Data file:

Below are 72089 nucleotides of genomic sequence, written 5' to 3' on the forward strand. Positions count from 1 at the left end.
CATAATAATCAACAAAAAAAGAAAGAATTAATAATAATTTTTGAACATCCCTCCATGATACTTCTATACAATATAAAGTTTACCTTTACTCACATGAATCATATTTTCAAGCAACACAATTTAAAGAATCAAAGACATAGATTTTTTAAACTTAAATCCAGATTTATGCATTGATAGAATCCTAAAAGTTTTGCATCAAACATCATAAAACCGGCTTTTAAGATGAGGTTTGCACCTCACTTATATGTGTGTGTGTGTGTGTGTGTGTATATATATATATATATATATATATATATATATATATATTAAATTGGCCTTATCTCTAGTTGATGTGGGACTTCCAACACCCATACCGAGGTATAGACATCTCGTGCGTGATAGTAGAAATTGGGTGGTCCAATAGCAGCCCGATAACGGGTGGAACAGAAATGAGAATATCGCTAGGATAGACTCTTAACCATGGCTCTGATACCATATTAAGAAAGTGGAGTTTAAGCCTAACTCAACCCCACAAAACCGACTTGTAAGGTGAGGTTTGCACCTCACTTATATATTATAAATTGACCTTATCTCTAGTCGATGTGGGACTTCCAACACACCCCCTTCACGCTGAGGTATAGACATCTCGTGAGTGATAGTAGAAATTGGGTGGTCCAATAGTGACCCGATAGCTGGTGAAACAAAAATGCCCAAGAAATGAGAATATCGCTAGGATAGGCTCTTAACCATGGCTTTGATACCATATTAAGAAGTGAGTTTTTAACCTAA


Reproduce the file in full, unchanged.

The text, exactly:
Below are 72089 nucleotides of genomic sequence, written 5' to 3' on the forward strand. Positions count from 1 at the left end.
CATAATAATCAACAAAAAAAGAAAGAATTAATAATAATTTTTGAACATCCCTCCATGATACTTCTATACAATATAAAGTTTACCTTTACTCACATGAATCATATTTTCAAGCAACACAATTTAAAGAATCAAAGACATAGATTTTTTAAACTTAAATCCAGATTTATGCATTGATAGAATCCTAAAAGTTTTGCATCAAACATCATAAAACCGGCTTTTAAGATGAGGTTTGCACCTCACTTATATGTGTGTGTGTGTGTGTGTGTGTATATATATATATATATATATATATATATATATATATATTAAATTGGCCTTATCTCTAGTTGATGTGGGACTTCCAACACCCATACCGAGGTATAGACATCTCGTGCGTGATAGTAGAAATTGGGTGGTCCAATAGCAGCCCGATAACGGGTGGAACAGAAATGAGAATATCGCTAGGATAGACTCTTAACCATGGCTCTGATACCATATTAAGAAAGTGGAGTTTAAGCCTAACTCAACCCCACAAAACCGACTTGTAAGGTGAGGTTTGCACCTCACTTATATATTATAAATTGACCTTATCTCTAGTCGATGTGGGACTTCCAACACACCCCCTTCACGCTGAGGTATAGACATCTCGTGAGTGATAGTAGAAATTGGGTGGTCCAATAGTGACCCGATAGCTGGTGAAACAAAAATGCCCAAGAAATGAGAATATCGCTAGGATAGGCTCTTAACCATGGCTTTGATACCATATTAAGAAGTGAGTTTTTAACCTAA